### The Deterministic Information Bottleneck Method

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Daniel Strouse, Princeton University
**

A fundamental problem living organisms face is prediction. Accurate predictions of the locations of food and predators, for example, are matters of life and death. The basis of those predictions are, of course, past sensory experience. Since an individualâ€™s memory resources are limited and costly, however, there is a tradeoff between memory and prediction. The information bottleneck (IB) method (Tishby, Pereira, and Bialek, 2000) formulates this tradeoff as a mathematical optimization problem with an information theoretic cost function. The cost function encourages storing as few bits from the past as possible, while selectively maintaining those bits that are most predictive of the future. The optimization is done over the stochastic encoding distribution q(t|x), where x and t are random variables representing past observations and encoded memory, respectively. The optimization is done via an iterative algorithm except in a select few simple cases for which an analytic solution is available.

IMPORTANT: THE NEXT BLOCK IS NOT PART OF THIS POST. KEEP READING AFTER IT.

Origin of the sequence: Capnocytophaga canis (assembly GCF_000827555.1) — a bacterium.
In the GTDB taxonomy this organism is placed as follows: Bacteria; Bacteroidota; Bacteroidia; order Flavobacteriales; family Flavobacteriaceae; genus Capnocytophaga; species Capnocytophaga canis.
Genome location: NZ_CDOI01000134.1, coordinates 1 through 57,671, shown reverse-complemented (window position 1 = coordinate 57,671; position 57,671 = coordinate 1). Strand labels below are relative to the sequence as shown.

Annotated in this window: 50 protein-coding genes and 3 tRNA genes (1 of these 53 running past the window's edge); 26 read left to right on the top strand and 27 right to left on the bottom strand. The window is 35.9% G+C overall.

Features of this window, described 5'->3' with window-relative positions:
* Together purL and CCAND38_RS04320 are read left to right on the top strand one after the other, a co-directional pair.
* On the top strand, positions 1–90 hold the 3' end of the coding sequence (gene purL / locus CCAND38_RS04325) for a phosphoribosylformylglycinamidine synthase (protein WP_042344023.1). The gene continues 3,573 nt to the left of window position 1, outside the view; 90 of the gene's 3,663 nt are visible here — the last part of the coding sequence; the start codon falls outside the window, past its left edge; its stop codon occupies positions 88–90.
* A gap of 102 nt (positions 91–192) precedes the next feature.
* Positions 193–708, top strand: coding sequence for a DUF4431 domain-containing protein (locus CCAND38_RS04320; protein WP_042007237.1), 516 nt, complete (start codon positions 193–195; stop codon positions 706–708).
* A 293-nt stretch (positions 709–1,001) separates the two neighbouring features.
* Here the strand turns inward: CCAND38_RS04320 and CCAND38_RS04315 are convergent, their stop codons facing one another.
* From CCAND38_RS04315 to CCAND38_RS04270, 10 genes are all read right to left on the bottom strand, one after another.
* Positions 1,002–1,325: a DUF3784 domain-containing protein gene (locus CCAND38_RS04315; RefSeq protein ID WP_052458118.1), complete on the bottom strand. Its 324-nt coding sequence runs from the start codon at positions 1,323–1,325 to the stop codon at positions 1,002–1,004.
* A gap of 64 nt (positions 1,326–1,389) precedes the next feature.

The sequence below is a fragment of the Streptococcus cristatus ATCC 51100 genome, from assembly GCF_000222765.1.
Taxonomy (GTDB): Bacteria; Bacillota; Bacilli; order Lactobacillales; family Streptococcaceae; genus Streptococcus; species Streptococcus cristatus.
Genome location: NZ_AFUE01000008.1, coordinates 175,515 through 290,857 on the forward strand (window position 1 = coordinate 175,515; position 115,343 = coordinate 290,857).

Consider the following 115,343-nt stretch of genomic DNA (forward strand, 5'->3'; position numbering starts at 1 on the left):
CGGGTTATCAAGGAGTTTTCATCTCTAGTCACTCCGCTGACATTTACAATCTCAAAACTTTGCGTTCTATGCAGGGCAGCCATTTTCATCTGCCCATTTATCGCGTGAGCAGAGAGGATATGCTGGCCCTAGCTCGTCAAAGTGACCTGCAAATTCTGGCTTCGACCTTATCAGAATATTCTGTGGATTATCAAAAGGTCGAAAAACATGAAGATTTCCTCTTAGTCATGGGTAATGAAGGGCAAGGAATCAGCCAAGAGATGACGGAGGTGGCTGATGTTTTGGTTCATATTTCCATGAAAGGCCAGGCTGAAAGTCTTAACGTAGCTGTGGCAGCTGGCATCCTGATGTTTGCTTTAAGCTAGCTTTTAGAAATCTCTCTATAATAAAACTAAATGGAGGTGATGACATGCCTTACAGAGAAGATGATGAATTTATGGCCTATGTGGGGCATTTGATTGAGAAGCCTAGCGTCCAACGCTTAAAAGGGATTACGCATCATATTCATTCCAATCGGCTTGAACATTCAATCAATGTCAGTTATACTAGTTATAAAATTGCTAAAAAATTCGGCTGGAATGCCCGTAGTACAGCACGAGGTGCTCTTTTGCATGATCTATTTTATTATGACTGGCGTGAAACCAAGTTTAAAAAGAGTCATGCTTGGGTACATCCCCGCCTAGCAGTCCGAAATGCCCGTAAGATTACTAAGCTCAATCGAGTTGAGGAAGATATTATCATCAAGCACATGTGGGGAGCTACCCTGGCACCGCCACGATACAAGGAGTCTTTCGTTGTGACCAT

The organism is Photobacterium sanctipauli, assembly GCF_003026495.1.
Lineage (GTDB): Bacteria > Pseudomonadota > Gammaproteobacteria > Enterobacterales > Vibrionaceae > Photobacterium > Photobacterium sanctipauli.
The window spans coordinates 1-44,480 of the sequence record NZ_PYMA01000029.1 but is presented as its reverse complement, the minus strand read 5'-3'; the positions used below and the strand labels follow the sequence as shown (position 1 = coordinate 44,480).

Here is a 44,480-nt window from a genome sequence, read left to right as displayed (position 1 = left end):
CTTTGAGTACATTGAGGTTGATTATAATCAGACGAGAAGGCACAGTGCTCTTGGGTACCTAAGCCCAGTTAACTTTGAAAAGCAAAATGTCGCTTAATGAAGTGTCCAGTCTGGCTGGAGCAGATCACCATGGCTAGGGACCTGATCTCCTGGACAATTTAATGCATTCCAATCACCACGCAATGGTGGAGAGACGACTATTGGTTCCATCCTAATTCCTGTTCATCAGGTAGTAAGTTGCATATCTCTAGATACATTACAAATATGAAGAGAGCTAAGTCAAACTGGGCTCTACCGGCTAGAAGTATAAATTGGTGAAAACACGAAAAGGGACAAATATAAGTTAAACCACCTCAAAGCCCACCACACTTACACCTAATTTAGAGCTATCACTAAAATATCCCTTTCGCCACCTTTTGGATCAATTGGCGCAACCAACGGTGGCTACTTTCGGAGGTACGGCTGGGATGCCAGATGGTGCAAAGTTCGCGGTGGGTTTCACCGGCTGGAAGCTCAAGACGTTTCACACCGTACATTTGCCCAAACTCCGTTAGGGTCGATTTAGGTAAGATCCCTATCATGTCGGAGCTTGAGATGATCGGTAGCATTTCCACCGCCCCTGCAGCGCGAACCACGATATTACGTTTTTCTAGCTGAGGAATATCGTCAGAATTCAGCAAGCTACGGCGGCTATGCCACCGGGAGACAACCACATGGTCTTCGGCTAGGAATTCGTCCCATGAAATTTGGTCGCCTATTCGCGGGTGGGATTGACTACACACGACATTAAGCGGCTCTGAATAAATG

Here, we introduce an alternative formulation of the IB method, which we call the deterministic information bottleneck (DIB). First, we argue for an alternative cost function that more accurately represents the goal of minimizing required memory resources. Then, we show that this seemingly minor change has the dramatic effect of changing the stochastic encoding distribution q(t|x) into a deterministic encoding function t(x). Next, we introduce an iterative algorithm for solving the DIB problem. Finally, we compare the IB and DIB methods and discuss their relative advantages and appropriate uses.

**Abstract Author(s): **D.J. Strouse, David Schwab